"You've got a tricky situation which I could argue from about 99 different points of view. At the end of the day, you are not a paid service offering investment advice. You are blogging your ideas. If others wish to trade based on your ideas you can't stop them, nor can you hold their hands in real time -- even if you could hold their hands, what would you do -- send out email alerts? That would put you in the position of offering advice (for free) which might even edge you into murky legal waters (a subject for securities lawyers, not one I'm expert in). I suppose that you could have posted right after you executed your own trades, but I don't see that you had a moral obligation to do so given that you have not promised anyone that you would do so in the first place. I know you are genuinely trying to help people by sharing your knowledge, but as we both know, no matter how good the tutelage is, one must pay one's own tuition at the University of Wall Street if one wishes to learn the art of the trade. I don't mean to sound harsh, because I can sympathize on a simple human basis with those who held their positions into the earnings and did nothing and found themselves down 30%, but you had warned them very clearly that 32 was critical support and your stop-loss. You had also warned them that earnings were coming and that the stock had the potential to break decisively one way or the other. They needed to monitor the situation into the close and in the after-market trading, and be prepared to act. I grant that few, if any of them would have had the experience that you have, or I might have, to act preemptively based on intra-day action, but they certainly don't need much experience to watch their screens and enter sell orders when 32 is breached. I watched the tape myself. I was quite curious as to what would happen although I had no position. There appeared to be plenty of time to get out at decent prices unless you were trading at institutional levels, certainly not the case for your readers. I guess I'm writing all this to try and say that I don't think you wronged anyone. But perhaps you didn't realize the degree to which you had the potential to effect people's real economic lives..."I stated on the 26th that post might represent my final post re RACK. The implication is that, should it breach $32, then I considered that post to represent the concluding post, and its “From inception to conclusion” sentiment. The post on the 27th represented an entirely different topic – one in which I was wrong and how I handle that situation. Unfortunately, I chose RACK as its subject, thereby possibly sowing unnecessary confusion.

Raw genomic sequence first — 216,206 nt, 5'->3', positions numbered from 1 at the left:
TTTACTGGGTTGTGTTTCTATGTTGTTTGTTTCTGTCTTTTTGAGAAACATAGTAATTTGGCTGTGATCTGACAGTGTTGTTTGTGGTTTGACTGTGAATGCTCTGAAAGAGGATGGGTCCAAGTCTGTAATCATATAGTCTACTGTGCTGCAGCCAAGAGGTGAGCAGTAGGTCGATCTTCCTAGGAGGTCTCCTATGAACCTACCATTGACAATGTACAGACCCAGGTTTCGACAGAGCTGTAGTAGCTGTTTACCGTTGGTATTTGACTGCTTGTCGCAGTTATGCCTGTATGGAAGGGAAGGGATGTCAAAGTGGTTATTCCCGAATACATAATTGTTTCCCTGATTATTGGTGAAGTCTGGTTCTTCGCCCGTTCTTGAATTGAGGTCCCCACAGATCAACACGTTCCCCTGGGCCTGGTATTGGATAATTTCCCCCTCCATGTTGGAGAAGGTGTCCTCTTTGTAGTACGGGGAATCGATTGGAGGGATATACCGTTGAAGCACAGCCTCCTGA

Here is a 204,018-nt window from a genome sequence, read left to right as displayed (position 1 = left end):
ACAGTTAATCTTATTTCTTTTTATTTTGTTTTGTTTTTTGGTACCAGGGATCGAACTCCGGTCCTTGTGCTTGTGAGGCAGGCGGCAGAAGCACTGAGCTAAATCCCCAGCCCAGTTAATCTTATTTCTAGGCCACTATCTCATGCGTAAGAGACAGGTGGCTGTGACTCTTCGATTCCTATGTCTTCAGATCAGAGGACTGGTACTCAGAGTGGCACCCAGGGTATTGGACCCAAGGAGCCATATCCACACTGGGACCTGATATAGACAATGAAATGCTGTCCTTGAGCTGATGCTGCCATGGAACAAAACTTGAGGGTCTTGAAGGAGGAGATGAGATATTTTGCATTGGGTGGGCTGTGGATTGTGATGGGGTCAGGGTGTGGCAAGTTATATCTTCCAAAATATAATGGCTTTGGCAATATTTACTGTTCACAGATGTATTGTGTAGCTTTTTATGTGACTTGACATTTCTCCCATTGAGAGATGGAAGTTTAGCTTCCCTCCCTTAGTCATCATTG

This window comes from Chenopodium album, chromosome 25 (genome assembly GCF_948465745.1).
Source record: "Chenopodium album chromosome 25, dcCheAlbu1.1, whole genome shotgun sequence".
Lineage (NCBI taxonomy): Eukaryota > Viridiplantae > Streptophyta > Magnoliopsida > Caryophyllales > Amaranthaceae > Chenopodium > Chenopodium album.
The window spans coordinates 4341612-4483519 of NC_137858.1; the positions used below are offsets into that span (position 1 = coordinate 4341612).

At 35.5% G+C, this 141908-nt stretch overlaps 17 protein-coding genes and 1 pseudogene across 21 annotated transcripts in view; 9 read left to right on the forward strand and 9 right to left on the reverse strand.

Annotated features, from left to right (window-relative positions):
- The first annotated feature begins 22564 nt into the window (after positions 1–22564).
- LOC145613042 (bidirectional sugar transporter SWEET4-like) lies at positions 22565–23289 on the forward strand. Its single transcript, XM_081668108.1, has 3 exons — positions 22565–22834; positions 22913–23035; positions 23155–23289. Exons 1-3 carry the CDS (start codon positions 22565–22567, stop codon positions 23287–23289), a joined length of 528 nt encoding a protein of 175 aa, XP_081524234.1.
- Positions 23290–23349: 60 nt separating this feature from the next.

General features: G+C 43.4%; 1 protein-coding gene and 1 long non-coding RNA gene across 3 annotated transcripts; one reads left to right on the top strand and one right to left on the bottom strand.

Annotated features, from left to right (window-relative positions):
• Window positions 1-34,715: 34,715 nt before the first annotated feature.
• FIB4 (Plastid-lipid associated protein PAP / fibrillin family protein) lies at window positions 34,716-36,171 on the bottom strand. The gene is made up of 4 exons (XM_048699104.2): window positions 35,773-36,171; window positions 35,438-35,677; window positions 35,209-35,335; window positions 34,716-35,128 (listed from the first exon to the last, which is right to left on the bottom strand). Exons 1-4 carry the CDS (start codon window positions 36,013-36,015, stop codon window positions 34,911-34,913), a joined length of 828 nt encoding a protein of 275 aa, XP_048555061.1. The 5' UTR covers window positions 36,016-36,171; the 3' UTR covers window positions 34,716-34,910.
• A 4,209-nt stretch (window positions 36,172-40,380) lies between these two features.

Yes, I could have provided an update during market hours that I was selling, and in retrospect I might revise that decision. Certainly I will pay heed to this possible situation in the future, and take appropriate measures. Then again, and as the letter writer suggests, I cannot alert readers to every squiggle in the price; of course, I thought then and think now the information in the post of the 26th to have been sufficient. I alerted to event, price, and time; the requirement to sell on the breach of $32 remains yours. And as the letter write notes, “There appeared to be plenty of time to get out at decent prices.”
I made two purported 'errors' (three, if you include the supposition that RACK would hold at $32-34) -- one of omission, the other of commission:
• Omission: I did not post here during the trading day that I sold;
• Commission: I confused readers by writing a post about how I handle the situation in which my analysis was wrong.
That second 'error' was using RACK as the subject of that post. (I had thought about this issue in advance of writing, and thought it to be a good idea. Obviously, I thought wrong.)
Re the first 'error' -- I rarely post re my every buy and sale, as few people trade as rapidly as me. (Some trade more rapidly, of course.) That I sold a few $$ above the stop was the subject of the second 'error' -- the art of the trade.
This blog is about the process of investing; as such, I share rules for successful investing. The more experience one gains as an investor -- in fact, in any endeavor -- the more frequently he or she knows when and where and how to break those rules. Thus, my post of the 27th.
Promises often are empty, goals and objectives often fungible, so I will say only this: I will learn from these presumed errors, as we must from all errors in all aspects of life.
-- David M Gordon / The Deipnosophist